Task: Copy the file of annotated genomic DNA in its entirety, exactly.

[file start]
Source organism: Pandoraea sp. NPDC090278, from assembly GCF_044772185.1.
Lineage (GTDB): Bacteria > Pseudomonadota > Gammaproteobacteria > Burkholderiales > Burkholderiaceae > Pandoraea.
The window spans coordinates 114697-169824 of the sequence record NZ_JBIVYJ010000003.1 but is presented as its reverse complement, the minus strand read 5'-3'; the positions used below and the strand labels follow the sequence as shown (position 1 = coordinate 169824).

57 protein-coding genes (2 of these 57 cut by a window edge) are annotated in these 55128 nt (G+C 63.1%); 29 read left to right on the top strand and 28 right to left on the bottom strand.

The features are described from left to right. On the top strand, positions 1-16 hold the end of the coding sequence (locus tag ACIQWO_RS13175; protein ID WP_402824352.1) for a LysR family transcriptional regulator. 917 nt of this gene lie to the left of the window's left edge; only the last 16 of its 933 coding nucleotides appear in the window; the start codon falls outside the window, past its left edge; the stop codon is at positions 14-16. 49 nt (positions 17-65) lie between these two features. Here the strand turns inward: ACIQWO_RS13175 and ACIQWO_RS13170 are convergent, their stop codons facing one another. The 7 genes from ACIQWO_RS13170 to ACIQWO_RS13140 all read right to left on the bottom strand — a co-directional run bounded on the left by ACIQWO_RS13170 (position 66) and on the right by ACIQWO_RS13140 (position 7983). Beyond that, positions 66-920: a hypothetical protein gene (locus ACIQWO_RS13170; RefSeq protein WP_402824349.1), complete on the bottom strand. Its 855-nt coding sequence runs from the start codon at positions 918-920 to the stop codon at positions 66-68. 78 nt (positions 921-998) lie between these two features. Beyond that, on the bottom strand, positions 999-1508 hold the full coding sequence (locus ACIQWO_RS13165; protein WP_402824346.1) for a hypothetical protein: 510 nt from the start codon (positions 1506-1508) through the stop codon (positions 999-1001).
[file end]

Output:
Source organism: Pandoraea sp. NPDC090278, from assembly GCF_044772185.1.
Lineage (GTDB): Bacteria > Pseudomonadota > Gammaproteobacteria > Burkholderiales > Burkholderiaceae > Pandoraea.
The window spans coordinates 114697-169824 of the sequence record NZ_JBIVYJ010000003.1 but is presented as its reverse complement, the minus strand read 5'-3'; the positions used below and the strand labels follow the sequence as shown (position 1 = coordinate 169824).

57 protein-coding genes (2 of these 57 cut by a window edge) are annotated in these 55128 nt (G+C 63.1%); 29 read left to right on the top strand and 28 right to left on the bottom strand.

The features are described from left to right. On the top strand, positions 1-16 hold the end of the coding sequence (locus tag ACIQWO_RS13175; protein ID WP_402824352.1) for a LysR family transcriptional regulator. 917 nt of this gene lie to the left of the window's left edge; only the last 16 of its 933 coding nucleotides appear in the window; the start codon falls outside the window, past its left edge; the stop codon is at positions 14-16. 49 nt (positions 17-65) lie between these two features. Here the strand turns inward: ACIQWO_RS13175 and ACIQWO_RS13170 are convergent, their stop codons facing one another. The 7 genes from ACIQWO_RS13170 to ACIQWO_RS13140 all read right to left on the bottom strand — a co-directional run bounded on the left by ACIQWO_RS13170 (position 66) and on the right by ACIQWO_RS13140 (position 7983). Beyond that, positions 66-920: a hypothetical protein gene (locus ACIQWO_RS13170; RefSeq protein WP_402824349.1), complete on the bottom strand. Its 855-nt coding sequence runs from the start codon at positions 918-920 to the stop codon at positions 66-68. 78 nt (positions 921-998) lie between these two features. Beyond that, on the bottom strand, positions 999-1508 hold the full coding sequence (locus ACIQWO_RS13165; protein WP_402824346.1) for a hypothetical protein: 510 nt from the start codon (positions 1506-1508) through the stop codon (positions 999-1001).